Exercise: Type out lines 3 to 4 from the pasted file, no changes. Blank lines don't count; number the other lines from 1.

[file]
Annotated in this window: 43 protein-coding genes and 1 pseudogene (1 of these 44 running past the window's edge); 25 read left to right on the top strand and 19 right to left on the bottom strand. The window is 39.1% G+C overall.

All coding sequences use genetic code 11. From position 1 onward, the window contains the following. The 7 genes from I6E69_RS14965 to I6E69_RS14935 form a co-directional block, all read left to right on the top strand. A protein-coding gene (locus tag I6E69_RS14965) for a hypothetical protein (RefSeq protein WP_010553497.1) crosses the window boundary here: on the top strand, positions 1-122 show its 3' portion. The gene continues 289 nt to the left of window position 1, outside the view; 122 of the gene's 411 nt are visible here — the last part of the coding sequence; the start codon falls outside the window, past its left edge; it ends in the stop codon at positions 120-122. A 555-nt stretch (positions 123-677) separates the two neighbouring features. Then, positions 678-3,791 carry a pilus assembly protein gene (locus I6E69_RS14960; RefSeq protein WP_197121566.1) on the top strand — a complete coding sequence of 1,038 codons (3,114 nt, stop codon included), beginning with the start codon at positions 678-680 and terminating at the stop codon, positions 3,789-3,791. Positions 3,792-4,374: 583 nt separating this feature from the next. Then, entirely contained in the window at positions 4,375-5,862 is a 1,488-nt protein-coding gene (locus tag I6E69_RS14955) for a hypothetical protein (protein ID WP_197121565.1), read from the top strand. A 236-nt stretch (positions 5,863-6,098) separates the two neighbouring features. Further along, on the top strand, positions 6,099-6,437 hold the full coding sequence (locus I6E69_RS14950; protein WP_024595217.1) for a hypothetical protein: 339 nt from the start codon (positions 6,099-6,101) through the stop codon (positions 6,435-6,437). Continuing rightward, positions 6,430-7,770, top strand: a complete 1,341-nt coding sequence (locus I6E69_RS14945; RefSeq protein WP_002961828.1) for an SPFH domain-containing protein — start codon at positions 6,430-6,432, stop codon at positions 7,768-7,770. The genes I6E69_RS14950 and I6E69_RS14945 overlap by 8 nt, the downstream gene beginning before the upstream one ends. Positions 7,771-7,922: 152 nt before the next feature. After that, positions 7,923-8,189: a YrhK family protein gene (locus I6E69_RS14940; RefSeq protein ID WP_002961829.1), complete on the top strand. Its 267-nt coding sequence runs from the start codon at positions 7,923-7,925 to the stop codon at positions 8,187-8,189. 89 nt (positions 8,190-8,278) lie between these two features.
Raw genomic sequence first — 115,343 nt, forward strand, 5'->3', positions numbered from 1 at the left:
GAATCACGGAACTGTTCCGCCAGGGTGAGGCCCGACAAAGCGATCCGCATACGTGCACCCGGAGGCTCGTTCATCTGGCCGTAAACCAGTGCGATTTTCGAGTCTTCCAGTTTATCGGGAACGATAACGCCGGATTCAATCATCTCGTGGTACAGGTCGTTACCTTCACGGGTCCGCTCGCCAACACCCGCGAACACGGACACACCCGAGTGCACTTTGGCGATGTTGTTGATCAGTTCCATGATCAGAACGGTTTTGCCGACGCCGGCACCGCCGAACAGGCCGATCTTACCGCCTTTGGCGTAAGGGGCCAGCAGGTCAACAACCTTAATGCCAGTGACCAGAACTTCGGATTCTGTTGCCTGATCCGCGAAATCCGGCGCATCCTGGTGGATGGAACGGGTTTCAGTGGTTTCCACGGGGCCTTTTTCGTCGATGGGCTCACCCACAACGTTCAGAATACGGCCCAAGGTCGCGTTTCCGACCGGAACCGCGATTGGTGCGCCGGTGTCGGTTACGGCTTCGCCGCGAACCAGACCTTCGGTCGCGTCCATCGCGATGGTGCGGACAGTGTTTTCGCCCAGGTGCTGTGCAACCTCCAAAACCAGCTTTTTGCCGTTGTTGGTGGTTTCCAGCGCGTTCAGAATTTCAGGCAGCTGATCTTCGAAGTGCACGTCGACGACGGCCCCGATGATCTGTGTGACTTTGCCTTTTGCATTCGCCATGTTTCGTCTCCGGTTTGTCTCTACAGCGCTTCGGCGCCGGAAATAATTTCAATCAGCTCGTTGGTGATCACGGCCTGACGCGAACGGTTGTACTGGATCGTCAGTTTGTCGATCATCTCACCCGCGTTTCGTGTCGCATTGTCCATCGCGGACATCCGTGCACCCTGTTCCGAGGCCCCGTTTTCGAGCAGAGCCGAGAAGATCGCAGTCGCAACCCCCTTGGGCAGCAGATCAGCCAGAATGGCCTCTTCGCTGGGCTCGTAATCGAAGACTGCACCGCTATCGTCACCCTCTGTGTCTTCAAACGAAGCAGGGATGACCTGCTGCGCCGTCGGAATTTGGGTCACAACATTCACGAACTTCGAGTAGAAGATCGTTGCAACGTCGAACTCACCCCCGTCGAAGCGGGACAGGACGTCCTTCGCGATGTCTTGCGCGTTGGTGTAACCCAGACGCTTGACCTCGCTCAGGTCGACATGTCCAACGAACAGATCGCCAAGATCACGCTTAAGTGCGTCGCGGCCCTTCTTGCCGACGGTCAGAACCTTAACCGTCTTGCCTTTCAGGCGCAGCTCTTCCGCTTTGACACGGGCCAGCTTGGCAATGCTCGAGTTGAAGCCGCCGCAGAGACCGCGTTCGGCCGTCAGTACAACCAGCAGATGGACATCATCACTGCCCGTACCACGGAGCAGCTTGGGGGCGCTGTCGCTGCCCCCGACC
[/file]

Raw genomic sequence first — 115,343 nt, forward strand, 5'->3', positions numbered from 1 at the left:
GAATCACGGAACTGTTCCGCCAGGGTGAGGCCCGACAAAGCGATCCGCATACGTGCACCCGGAGGCTCGTTCATCTGGCCGTAAACCAGTGCGATTTTCGAGTCTTCCAGTTTATCGGGAACGATAACGCCGGATTCAATCATCTCGTGGTACAGGTCGTTACCTTCACGGGTCCGCTCGCCAACACCCGCGAACACGGACACACCCGAGTGCACTTTGGCGATGTTGTTGATCAGTTCCATGATCAGAACGGTTTTGCCGACGCCGGCACCGCCGAACAGGCCGATCTTACCGCCTTTGGCGTAAGGGGCCAGCAGGTCAACAACCTTAATGCCAGTGACCAGAACTTCGGATTCTGTTGCCTGATCCGCGAAATCCGGCGCATCCTGGTGGATGGAACGGGTTTCAGTGGTTTCCACGGGGCCTTTTTCGTCGATGGGCTCACCCACAACGTTCAGAATACGGCCCAAGGTCGCGTTTCCGACCGGAACCGCGATTGGTGCGCCGGTGTCGGTTACGGCTTCGCCGCGAACCAGACCTTCGGTCGCGTCCATCGCGATGGTGCGGACAGTGTTTTCGCCCAGGTGCTGTGCAACCTCCAAAACCAGCTTTTTGCCGTTGTTGGTGGTTTCCAGCGCGTTCAGAATTTCAGGCAGCTGATCTTCGAAGTGCACGTCGACGACGGCCCCGATGATCTGTGTGACTTTGCCTTTTGCATTCGCCATGTTTCGTCTCCGGTTTGTCTCTACAGCGCTTCGGCGCCGGAAATAATTTCAATCAGCTCGTTGGTGATCACGGCCTGACGCGAACGGTTGTACTGGATCGTCAGTTTGTCGATCATCTCACCCGCGTTTCGTGTCGCATTGTCCATCGCGGACATCCGTGCACCCTGTTCCGAGGCCCCGTTTTCGAGCAGAGCCGAGAAGATCGCAGTCGCAACCCCCTTGGGCAGCAGATCAGCCAGAATGGCCTCTTCGCTGGGCTCGTAATCGAAGACTGCACCGCTATCGTCACCCTCTGTGTCTTCAAACGAAGCAGGGATGACCTGCTGCGCCGTCGGAATTTGGGTCACAACATTCACGAACTTCGAGTAGAAGATCGTTGCAACGTCGAACTCACCCCCGTCGAAGCGGGACAGGACGTCCTTCGCGATGTCTTGCGCGTTGGTGTAACCCAGACGCTTGACCTCGCTCAGGTCGACATGTCCAACGAACAGATCGCCAAGATCACGCTTAAGTGCGTCGCGGCCCTTCTTGCCGACGGTCAGAACCTTAACCGTCTTGCCTTTCAGGCGCAGCTCTTCCGCTTTGACACGGGCCAGCTTGGCAATGCTCGAGTTGAAGCCGCCGCAGAGACCGCGTTCGGCCGTCAGTACAACCAGCAGATGGACATCATCACTGCCCGTACCACGGAGCAGCTTGGGGGCGCTGTCGCTGCCCCCGACC